Pursuing Religious Freedom

by Rev. Shelly M. Mohnkern

Mistakes are, after all, the foundations of truth, and if a man does not know what a thing is, it is at least an increase in knowledge if he knows what it is not.
C.G. Jung

This country’s exploration of the ideas of religious freedom has been on my mind a great deal over the last couple weeks, and different states struggle with what it means to allow the freedom of religion, in balance with legally excusing discrimination. The states will make mistakes, and hopefully learn from them, just as we in our pursuit of knowledge and learning seek to understand our own, and those of our predecessors. I am simply grateful that here, at least, the students and professors seem to get something that lawmakers still fail at.

Over the last two years that I have been in attendance here at Loyola, I have had many opportunities to express myself and my faith, my beliefs and my personal gnosis, this blog being one of them. As a pagan, I am in the minority here, in a sea of more traditional faith-paths, and yet I feel as valued and respected as any of my more traditional colleagues. It is the truest form of religious freedom, to be able to study how to bring Pastoral Counseling skills to a faith that does not have the centuries of established centers of learning and seminary enjoyed by more established churches. I enjoy this religious freedom. I revel in it every day as I attend classes, have discussions with my peers, and challenge the boundaries of established understandings of the universe and traditional views of our place within it. This is truly religious freedom done right.

It is my feeling that it is the atmosphere here at Loyola that America’s forefathers had in mind when they established a new country where faith was not mandated by the government, but was instead the freedom of every individual to keep to and live by as they saw fit. I hope that all of us here at Loyola will remember that when we step out of this world and into the larger one, so that through our practices we can spread our tolerance, acceptance and love to the larger world outside these doors, and let this country see what religious freedom truly means.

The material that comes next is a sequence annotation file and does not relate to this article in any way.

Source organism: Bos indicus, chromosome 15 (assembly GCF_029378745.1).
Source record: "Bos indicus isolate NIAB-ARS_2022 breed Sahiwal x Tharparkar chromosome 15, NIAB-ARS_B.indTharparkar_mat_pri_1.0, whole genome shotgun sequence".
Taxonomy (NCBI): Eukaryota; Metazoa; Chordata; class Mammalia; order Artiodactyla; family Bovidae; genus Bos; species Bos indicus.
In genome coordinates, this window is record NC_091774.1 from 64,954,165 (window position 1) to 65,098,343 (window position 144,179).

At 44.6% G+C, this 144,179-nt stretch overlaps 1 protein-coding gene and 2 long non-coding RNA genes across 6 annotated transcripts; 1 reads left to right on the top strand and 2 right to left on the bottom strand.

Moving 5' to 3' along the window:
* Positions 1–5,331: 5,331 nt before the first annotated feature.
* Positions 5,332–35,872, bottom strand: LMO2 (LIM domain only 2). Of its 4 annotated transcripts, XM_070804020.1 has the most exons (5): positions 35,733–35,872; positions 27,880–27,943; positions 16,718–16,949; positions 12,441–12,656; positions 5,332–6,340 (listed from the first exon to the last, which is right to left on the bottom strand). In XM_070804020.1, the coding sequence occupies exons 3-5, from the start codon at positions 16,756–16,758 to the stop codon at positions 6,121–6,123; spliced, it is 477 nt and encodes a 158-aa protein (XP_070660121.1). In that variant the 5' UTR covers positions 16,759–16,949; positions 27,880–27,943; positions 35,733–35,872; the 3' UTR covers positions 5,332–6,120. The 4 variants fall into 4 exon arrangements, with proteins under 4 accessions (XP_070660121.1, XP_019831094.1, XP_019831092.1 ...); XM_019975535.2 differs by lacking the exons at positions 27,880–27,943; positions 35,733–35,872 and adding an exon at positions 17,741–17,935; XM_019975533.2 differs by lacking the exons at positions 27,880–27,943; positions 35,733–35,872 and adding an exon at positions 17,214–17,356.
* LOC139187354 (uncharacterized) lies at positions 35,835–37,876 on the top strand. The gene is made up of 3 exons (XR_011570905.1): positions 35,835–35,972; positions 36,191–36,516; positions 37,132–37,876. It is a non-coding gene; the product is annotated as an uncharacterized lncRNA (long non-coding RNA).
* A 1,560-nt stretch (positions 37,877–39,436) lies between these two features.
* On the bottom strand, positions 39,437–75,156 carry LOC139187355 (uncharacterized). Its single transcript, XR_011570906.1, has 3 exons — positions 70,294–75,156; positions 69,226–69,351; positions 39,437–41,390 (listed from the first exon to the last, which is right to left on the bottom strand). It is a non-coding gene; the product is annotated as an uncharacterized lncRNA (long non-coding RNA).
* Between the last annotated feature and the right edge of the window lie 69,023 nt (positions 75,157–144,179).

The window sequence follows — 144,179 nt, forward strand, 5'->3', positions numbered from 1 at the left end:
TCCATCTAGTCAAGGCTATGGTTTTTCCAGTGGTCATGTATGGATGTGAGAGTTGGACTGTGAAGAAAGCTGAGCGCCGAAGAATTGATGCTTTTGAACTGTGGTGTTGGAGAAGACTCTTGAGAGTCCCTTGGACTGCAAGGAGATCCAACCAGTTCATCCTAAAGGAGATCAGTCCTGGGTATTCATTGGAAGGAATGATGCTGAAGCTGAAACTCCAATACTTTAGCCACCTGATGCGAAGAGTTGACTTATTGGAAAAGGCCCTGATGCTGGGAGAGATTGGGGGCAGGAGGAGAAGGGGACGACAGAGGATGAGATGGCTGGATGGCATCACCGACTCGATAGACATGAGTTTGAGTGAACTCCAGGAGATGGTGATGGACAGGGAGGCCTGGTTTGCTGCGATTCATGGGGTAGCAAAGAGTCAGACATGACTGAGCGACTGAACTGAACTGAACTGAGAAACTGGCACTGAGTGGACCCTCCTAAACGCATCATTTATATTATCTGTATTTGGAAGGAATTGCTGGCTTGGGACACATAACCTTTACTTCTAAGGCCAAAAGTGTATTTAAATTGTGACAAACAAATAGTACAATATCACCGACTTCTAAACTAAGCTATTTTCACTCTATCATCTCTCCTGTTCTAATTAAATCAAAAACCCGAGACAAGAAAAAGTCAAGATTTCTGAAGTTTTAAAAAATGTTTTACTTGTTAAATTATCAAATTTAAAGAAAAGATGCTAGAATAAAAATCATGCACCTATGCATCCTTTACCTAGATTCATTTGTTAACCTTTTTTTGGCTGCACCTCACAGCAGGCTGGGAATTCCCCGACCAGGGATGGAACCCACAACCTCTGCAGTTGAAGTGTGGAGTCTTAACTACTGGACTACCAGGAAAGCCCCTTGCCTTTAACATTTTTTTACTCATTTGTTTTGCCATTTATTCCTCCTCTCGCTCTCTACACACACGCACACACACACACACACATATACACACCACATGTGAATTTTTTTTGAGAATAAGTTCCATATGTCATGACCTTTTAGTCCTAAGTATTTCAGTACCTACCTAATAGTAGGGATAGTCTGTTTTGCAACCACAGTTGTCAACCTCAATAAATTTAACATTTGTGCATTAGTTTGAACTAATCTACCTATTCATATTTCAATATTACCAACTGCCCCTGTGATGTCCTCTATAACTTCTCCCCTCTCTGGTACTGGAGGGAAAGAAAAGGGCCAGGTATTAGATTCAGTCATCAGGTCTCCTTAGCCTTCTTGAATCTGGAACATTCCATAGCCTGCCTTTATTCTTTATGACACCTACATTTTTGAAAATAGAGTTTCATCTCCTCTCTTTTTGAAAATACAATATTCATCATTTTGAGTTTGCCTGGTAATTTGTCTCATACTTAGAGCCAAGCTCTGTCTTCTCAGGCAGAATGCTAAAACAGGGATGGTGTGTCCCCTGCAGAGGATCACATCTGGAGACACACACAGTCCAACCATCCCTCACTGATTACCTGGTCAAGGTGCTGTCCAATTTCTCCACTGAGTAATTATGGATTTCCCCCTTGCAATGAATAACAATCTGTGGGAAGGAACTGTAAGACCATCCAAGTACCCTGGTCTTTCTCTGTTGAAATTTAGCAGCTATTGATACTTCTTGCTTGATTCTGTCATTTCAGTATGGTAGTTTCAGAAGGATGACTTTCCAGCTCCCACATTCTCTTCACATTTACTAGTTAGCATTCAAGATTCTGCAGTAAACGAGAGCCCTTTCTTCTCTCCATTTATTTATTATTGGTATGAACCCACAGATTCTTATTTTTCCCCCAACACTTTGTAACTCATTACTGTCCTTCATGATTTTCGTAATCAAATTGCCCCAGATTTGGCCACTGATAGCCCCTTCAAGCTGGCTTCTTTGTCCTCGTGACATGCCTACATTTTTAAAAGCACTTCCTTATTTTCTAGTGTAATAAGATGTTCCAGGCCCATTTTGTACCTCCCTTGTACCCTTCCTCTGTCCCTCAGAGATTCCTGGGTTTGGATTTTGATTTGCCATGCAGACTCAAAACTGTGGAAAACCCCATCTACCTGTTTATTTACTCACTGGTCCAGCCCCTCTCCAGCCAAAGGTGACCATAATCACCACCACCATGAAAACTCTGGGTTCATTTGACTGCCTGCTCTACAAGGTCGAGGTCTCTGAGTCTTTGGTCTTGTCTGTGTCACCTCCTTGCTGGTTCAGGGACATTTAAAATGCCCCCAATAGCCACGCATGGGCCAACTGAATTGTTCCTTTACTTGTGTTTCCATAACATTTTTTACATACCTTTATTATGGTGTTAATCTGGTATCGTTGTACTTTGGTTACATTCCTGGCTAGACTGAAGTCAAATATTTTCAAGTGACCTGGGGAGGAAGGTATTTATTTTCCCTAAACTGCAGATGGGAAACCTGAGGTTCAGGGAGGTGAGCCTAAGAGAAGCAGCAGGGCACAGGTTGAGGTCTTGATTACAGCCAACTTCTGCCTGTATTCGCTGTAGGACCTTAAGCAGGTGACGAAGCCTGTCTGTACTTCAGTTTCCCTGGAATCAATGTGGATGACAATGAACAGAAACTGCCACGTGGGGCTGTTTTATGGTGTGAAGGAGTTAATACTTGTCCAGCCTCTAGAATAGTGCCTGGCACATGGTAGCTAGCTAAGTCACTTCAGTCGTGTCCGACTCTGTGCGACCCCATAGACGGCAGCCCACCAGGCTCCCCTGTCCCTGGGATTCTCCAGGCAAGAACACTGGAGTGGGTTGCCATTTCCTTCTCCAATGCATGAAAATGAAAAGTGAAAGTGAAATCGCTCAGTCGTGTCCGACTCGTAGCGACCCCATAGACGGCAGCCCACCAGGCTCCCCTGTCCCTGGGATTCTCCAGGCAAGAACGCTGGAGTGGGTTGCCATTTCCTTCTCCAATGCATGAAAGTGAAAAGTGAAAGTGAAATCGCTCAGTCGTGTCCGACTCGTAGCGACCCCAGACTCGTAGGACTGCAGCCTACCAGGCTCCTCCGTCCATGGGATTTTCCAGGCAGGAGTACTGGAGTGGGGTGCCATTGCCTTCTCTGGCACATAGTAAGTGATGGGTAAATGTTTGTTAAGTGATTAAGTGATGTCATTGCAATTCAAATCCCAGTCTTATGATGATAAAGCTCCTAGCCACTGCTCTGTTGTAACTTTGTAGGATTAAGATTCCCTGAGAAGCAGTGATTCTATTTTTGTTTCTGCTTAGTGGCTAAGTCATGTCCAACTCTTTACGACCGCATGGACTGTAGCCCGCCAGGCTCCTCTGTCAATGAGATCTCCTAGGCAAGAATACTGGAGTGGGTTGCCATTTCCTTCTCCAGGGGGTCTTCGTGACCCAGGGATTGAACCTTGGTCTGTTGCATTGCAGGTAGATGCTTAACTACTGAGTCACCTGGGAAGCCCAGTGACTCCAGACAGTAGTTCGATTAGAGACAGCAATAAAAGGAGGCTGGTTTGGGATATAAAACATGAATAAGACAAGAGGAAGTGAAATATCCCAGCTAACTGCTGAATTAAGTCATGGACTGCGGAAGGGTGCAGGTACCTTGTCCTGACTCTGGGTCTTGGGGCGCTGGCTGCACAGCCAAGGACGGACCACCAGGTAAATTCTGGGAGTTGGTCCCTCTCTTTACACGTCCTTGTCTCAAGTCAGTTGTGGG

You readers may not realize that you are providing this grace to your fellow students, but believe that we have noticed receiving it, and are grateful.

 

Defining lives and careers: It goes both ways

Choose a job you love, and you will never have to work a day in your life.
Confucius

In pastoral counseling at Loyola, students invest long hours preparing for the
diversity of clients who we will counsel during our clinical internship and afterwards in the “real” world. We learn to identify and treat depression, anxiety, trauma, and personality disorders. We learn how humans become who they are and the dynamics of family life. We investigate the insidious disease of addiction and avenues of therapy. We choose our theoretical approach to practice and how to integrate psychology and spirituality. When I took a class in career counseling, however, I puzzled about its usefulness in pastoral care.

Then, America found itself in a recession. Suddenly, my internship was full of clients who were unemployed and looking for more than self-esteem boosters. They knew why they felt bad and what would help them feel better: a job. I turned to Loyola affiliate faculty, Deb Rollison, Ph.D., who teaches career development, for some guidance.

The people who were having the hardest time finding employment were in their late 50’s and early 60’s. For these clients, Dr. Rollison recommends:

  • Do not put dates of graduation on resumes
  • Summarize work experience that is ten years or older
  • Reframe what older means by exploring advantages: experience, loyalty, fewer sick days, wisdom, and perspective
  • Think in terms of accomplishments, including volunteer experience; list 6 to 8 PAR key accomplishment statements that show:
    • Problem – what did you face?
    • Action – what did you do?
    • Results – what happened specifically and measurably?